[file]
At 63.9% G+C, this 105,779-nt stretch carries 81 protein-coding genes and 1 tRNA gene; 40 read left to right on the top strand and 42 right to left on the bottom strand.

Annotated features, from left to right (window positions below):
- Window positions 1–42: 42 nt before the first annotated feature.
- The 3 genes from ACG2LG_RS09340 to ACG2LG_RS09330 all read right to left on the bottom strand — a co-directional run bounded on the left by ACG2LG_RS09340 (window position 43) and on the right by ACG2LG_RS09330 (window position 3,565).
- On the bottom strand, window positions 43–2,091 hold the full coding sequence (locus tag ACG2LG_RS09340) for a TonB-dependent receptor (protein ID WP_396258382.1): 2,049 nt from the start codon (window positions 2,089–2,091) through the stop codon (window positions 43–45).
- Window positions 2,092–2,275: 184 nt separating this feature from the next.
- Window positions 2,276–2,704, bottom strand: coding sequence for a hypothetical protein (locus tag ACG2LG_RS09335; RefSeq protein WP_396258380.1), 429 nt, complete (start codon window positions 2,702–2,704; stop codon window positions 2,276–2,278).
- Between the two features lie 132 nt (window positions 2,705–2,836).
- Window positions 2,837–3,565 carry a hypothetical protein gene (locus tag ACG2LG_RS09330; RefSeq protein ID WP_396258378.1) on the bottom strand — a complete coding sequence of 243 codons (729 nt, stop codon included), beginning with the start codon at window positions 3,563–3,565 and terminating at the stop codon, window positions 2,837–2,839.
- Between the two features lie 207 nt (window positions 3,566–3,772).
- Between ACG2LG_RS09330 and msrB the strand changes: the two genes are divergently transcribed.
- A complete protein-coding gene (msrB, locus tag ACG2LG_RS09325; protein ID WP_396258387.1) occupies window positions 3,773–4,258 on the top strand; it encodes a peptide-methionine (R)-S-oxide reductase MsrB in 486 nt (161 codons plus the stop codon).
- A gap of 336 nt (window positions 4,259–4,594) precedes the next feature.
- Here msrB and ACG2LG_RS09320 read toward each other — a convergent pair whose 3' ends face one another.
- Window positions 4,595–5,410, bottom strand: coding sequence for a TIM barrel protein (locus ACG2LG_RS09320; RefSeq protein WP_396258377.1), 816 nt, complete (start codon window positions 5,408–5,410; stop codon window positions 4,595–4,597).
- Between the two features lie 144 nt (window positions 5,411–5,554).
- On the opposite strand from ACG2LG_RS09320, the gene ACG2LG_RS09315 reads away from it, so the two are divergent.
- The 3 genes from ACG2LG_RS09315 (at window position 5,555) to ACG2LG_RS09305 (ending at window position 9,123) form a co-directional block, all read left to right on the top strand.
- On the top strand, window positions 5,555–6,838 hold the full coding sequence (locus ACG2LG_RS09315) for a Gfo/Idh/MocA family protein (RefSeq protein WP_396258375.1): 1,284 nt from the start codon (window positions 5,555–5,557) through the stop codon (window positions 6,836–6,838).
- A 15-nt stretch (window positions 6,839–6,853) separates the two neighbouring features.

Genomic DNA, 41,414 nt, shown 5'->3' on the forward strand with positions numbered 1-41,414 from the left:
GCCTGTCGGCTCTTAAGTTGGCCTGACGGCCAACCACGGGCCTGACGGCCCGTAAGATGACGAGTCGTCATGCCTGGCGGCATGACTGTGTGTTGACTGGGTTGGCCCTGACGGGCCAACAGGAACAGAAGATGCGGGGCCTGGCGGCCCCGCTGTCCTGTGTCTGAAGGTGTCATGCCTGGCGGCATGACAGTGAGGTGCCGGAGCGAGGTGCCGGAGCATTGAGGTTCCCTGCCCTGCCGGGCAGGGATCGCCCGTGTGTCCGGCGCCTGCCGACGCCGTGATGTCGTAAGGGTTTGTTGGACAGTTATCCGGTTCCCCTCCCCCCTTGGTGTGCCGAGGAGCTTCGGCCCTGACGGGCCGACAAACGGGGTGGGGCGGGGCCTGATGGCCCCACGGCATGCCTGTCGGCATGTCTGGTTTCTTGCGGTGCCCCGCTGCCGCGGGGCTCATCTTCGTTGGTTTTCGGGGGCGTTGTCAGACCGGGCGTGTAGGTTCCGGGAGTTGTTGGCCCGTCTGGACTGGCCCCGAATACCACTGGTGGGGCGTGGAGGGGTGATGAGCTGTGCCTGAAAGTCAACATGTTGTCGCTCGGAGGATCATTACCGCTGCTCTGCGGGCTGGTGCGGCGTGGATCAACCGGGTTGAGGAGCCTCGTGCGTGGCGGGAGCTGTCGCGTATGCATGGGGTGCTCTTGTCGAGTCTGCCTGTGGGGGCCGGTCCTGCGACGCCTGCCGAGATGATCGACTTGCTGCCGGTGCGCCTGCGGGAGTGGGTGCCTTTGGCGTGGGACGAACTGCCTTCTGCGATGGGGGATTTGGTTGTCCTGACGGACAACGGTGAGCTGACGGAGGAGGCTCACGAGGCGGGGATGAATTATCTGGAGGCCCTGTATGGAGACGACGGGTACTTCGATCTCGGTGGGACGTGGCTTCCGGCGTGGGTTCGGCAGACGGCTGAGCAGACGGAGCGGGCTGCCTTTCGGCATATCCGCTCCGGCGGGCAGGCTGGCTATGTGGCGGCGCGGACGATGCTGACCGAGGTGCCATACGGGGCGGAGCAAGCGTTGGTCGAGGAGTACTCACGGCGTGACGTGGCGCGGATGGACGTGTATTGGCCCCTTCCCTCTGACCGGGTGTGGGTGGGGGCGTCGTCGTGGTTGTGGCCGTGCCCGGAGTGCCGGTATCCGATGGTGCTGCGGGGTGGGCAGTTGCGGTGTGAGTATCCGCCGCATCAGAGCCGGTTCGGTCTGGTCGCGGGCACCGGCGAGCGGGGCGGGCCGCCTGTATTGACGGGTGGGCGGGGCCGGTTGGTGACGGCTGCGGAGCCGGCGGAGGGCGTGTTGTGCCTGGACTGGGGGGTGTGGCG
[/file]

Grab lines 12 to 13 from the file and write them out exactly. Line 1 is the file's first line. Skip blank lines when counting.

- A complete protein-coding gene (msrB, locus tag ACG2LG_RS09325; protein ID WP_396258387.1) occupies window positions 3,773–4,258 on the top strand; it encodes a peptide-methionine (R)-S-oxide reductase MsrB in 486 nt (161 codons plus the stop codon).
- A gap of 336 nt (window positions 4,259–4,594) precedes the next feature.